Information gain, of a term measures the number of bits of information obtained for category prediction by the presence or absence of the term in a document. Information Gain measures the decrease in entropy when the feature given is absent. This is the application of a more general technique, the measurement of informational entropy, to the problem of deciding how important a given feature is. Informational entropy, when measured using Shannon entropy, is notionally the number of bits of data it would take to encode a given piece of information. The more space a piece of information takes to encode, the more entropy it has. Intuitively, this makes sense because a random string has maximum entropy and cannot be compressed, while a highly ordered string can be written with a brief description of the string’s information. In the context of classification, the distribution of instances among classes is the information in question. If the instances are randomly assigned among the classes, the number of bits necessary to encode this class distribution is high, because each instance would need to be enumerated. |

On the other hand, if all the instances are in a single class, the entropy would be lower, because the bitstring would simply say “All instances save for these few are in the first class.” Therefore function measuring entropy must increase when the class distribution gets more spread out and be able to be applied recursively to permit finding the entropy of subsets of the data. The following formula satisfies both of these requirements: |

IG(X) = H(D)− H(D|X) where |

H(D) = - Σ (ni/n) log(ni/n) i=1,…l and |

H(D|X) = - Σ (|Xj|/n)H(D|X-Xj) |

p±(S) is the probability of a training example in the set S to be of the positive/ negative class. We discretized continuous features using information theoretic binning. |

For each dataset we selected the subset of features with non-zero information gain. Information Gain can be used only on discrete features and hence for numeric features discretization is necessary prior to computing Information Gain. Entropy-based discretization method is generally used for gene expression data. Similar, to t-Statistic, features are selected based on the larger values of Information Gain. |

## CLASSIFIERS |

## NAIVE BAYES CLASSIFIER |

A Naive Bayes classifier is a simple probabilistic classifier based on applying Bayes' theorem with strong (naive) independence assumptions. A more descriptive term for the underlying probability model would be "independent feature model". In simple terms, a naive Bayes classifier assumes that the presence or absence of a particular feature is unrelated to the presence or absence of any other feature, given the class variable. Naive Bayes is that it only requires a small amount of training data to estimate the parameters (means and variances of the variables) necessary for classification. Because independent variables are assumed, only the variances of the variables for each class need to be determined and not the entire covariance matrix. |

## DISCUSSION AND CONCLUSION |

We showed how combining a filtering technique for feature selection with SVM leads to substantial improvement in generalization performance of the SVM models in the five classification datasets of the competition. Another lesson learned from our submission is that there is no single best feature selection technique across all five datasets. We experimented with different feature selection techniques and picked the best one for each dataset. Of course, an open question still remains: why exactly these techniques worked well together with Support Vector Machines. A theoretical foundation for the latter is an interesting topic for future work. |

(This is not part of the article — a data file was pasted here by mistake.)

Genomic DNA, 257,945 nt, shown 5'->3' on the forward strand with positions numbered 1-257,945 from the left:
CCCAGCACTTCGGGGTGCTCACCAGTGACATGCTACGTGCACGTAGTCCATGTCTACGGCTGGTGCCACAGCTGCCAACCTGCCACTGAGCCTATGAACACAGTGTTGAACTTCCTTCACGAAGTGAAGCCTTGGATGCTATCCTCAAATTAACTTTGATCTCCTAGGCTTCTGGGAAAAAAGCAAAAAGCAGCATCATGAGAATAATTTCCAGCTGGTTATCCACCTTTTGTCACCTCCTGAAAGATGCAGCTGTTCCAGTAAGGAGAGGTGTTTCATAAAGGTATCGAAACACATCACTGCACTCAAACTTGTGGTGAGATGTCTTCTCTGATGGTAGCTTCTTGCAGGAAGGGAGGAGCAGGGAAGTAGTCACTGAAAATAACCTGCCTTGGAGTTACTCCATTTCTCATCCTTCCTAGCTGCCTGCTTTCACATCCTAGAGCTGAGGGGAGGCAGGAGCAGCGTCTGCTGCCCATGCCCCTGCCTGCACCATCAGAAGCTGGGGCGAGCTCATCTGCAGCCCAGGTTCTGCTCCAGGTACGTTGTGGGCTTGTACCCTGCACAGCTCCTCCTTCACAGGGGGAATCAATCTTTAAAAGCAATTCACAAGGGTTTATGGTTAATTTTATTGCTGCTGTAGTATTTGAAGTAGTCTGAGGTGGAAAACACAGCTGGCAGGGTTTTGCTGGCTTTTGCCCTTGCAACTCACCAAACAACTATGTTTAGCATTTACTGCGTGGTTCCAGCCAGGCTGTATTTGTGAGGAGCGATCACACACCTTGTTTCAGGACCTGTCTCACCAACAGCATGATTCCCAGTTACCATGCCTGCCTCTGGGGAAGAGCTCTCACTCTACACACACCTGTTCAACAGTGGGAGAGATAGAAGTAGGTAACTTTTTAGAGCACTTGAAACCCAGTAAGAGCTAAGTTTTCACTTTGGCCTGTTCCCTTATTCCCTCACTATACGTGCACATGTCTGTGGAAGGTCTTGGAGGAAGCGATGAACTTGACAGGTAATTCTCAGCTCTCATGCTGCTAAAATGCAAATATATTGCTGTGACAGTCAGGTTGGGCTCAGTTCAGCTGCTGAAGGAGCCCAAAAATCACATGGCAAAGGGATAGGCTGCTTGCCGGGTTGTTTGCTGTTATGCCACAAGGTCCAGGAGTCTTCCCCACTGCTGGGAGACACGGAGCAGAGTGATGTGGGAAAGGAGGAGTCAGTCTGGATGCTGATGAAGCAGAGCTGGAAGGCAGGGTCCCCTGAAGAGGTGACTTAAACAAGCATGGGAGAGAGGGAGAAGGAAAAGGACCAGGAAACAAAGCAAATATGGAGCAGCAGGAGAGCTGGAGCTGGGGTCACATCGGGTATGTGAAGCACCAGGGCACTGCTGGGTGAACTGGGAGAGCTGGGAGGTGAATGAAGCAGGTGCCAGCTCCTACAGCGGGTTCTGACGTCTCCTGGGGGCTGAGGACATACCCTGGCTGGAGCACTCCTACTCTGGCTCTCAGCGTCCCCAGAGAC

## References |

[1] AnirbanMukhopadhyay, UjjwalMaulik and Sanghamitra Bandyopadhyay, “An Interactive Approach to Multi-Objective Clustering of Gene Expression Patterns”, IEEE Transactions on Biomedical Engineering, vol. 60, no. 1, pp. 35-41, 2013 [2] Feng Yang and K.Z. Mao, “Robust Feature Selection for Microarray Data Based on Muliticriiterion Fusion”, IEEE/ACM Transactions on Computational Biology and Bioinformatics, vol. 8, no. 4, pp. 1080-1092, 2011 [3] Garcia-Nieto, E. Albaa, L. Jourdanb and E. Talbi, “Sensitivity and Specificity Based Multi-Objective Approach for Feature Selection: Application to Cancer Diagnosis”, Information Processing Letters, vol.109, pp. 887-896, 2010 [4] Jihong Liu and Guoxiong Wang, “A Hybrid Feature Selection Method for Data Sets of Thousands of Variables”, IEEE, pp. 288-291, 2010 [5] Jinhuia Sheng, Hong-Wen Deng, Vince D. Calhoun and Yu-Ping Wang, “Integrated Analysis of Gene Expression and Copy Number Data on Gene Shaving Using Independent Component Analysis”, IEEE/ACM Transactions on Computational Biology and Bioinformatics, vol. 8, no. 6, pp. 1568-1578, 2011 [6] Jiye Liang, Feng Wang, Chuangyin Dang and YuhuaQian, “A Group Incremental Approach to Feature Selection Applying Rough Set Technique”, IEEE Transactions on Knowledge and Data Engineering, pp. 1-30, 2012 [7] Meng-Yun Wu, Dao-Qing Dai, Yu Shi, Hong Yan and Xiao-Fei Zhang, “Biomarker Identification and Cancer Classification Based on Microarray Data Using Laplace Naive Bayes Model With Mean Shrinkage”, IEEE/ACM Transactions on Computational Biology and Bioinformatics, vol. 9, no. 6, pp. 1649-1662, 2012 [8] Patrick C. H. Ma and Keith C. C. Chan, “Incremental Fuzzy Mining of Gene Expression Data for Gene Function Prediction”, IEEE Transactions on Biomedical Engineering, vol. 58, no. 5, pp. 1246-1252, 2011 [9] Shang Gao, Omar AddamandAlaQabaja, “Robust Integrated Framework for Effective Feature Selection and Sample Classification and Its Application to Gene Expression Data Analysis”, IEEE, pp. 112-119, 2012 [10] YannChristinat, Bernd Wachmann, and Lei Zhang,” Gene Expression Data Analysis Using a Novel Approach to Biclustering Combining Discrete and Continuous Data”, IEEE/ACM Transactions On Computational Biology And Bioinformatics, Vol. 5, No. 4, pp. 583-593, October-December 2008 [11] UjjwalMaulik, Anirban Mukhopadhyay and DiebasisChakraboirty, “Gene-Expression-Based Cancer Subtypes Prediction Through Feature Selection and Transductive SVM”, IEEE Transactions on Biomedical Engineering, vol. 60, no. 4, pp. 1111-1117, 2013 [12] Yuchun Tang, Yan-Qing Zhang and Zhen Huang, Xiaohua Hu, “Granular SVM-RFE Gene Selection Algorithm for Reliable Prostate Cancer Classification on Microarray Expression Data”, in the Proceedings of the 5th IEEE Symposium on Bioinformatics and Bioengineering, 2005 [13] Zhenyu Wang and Vasile Palade, “A Comprehensive Fuzzy-Based Framework for Cancer Microarray Data Gene Expression Analysis”, IEEE, pp. 1003-1010, 2007 [14] George Lee, Carlos Rodriguez, and AnantMadabhushi,” Investigating the Efficacy of Nonlinear Dimensionality Reduction Schemes in Classifying Gene and Protein Expression Studies”, IEEE/ACM Transactions On Computational Biology And Bioinformatics, Vol. 5, No. 3, pp. 368-384, July-September 2008 [15] Zhenyu Wang, Vasile Palade and Yong Xu, “Neuro-Fuzzy Ensemble Approach for Microarray Cancer Gene Expression Data Analysis”, in the International Symposium on Evolving Fuzzy Systems, pp. 241-246, 2006 [16] Lipo Wang, Feng Chu, and Wei Xie, ” Accurate Cancer Classification Using Expressions of Very Few Genes”, IEEE/ACM Transactions On Computational Biology And Bioinformatics, vol 4, no.1, pp.40-53, January-March 2007. |